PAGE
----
Do you know how far you usually hit your 8-iron, 5-iron or sand wedge? If not, you're just guessing when choosing a club for an approach shot.
One way to determine your distances is to visit a driving range – preferably with real grass rather than synthetic mats – that has large yardage signs placed at several spots between 50 and 250 yards. Since the teeing area for grass ranges is moved regularly, make sure the signs are accurate. (A laser rangefinder is a great tool for this task.)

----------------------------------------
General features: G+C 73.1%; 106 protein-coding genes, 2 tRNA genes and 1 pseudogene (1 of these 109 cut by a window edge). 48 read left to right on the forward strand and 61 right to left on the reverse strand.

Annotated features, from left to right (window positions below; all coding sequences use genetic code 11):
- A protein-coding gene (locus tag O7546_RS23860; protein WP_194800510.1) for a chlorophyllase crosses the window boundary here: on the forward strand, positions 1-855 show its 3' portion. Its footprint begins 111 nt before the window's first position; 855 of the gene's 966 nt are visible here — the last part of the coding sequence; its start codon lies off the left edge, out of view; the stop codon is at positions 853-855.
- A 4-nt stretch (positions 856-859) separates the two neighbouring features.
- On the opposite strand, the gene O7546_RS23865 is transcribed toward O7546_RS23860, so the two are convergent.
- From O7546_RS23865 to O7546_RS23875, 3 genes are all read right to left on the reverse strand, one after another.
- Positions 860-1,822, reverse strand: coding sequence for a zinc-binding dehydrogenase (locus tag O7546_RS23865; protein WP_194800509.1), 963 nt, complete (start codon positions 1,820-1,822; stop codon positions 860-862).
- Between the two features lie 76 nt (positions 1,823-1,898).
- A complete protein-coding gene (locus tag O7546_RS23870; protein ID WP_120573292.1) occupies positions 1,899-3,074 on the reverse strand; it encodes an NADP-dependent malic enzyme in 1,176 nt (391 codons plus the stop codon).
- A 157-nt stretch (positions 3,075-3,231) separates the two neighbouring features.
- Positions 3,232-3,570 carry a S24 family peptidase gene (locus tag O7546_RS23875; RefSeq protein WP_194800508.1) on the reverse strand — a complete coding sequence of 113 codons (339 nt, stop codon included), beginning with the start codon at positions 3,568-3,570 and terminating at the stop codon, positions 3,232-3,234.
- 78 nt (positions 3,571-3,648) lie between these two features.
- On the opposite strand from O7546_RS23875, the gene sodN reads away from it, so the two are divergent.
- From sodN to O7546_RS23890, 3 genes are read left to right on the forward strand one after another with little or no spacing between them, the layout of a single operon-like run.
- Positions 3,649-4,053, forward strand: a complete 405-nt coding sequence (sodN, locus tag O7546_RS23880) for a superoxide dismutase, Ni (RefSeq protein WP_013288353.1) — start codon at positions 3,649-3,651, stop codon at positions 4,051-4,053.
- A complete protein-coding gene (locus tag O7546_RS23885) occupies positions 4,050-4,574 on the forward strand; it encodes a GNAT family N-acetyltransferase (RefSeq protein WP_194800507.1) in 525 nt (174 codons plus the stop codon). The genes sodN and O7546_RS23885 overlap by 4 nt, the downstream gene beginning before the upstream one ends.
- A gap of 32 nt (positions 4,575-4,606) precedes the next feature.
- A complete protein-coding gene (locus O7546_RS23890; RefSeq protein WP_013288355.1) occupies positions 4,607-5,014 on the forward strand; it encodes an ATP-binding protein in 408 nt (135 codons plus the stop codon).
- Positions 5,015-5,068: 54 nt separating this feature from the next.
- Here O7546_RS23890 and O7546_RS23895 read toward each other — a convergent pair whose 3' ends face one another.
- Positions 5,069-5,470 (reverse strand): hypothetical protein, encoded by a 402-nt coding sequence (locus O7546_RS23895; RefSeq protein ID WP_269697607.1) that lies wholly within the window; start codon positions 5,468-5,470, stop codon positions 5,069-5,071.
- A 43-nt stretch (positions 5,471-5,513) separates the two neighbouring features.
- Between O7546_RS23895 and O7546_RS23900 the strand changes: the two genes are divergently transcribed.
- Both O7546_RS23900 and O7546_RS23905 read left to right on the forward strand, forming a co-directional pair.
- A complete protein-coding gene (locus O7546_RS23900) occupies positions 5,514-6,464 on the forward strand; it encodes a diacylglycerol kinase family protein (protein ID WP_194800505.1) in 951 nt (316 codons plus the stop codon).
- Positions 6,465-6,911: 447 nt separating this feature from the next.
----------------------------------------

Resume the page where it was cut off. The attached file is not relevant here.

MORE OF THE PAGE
Start by hitting your shortest iron, like a lob wedge, directly at the nearest marker, paying close attention to how far short or long the ball lands from the target. Follow this procedure through the set, taking aim at more distant targets as the clubs get longer.
There's a little guesswork involved, since you won't hit every shot in a direct line with the target and can't measure exact yards, so make plenty of repetitions with each club. Try to note the difference in distance between solid shots and those hit off-center.
Handheld golf GPS devices,, which allow you to measure the distance from where you hit the ball to where it lands, are handy for this as well. An uncrowded day on the course is a good time to check your yardages with GPS.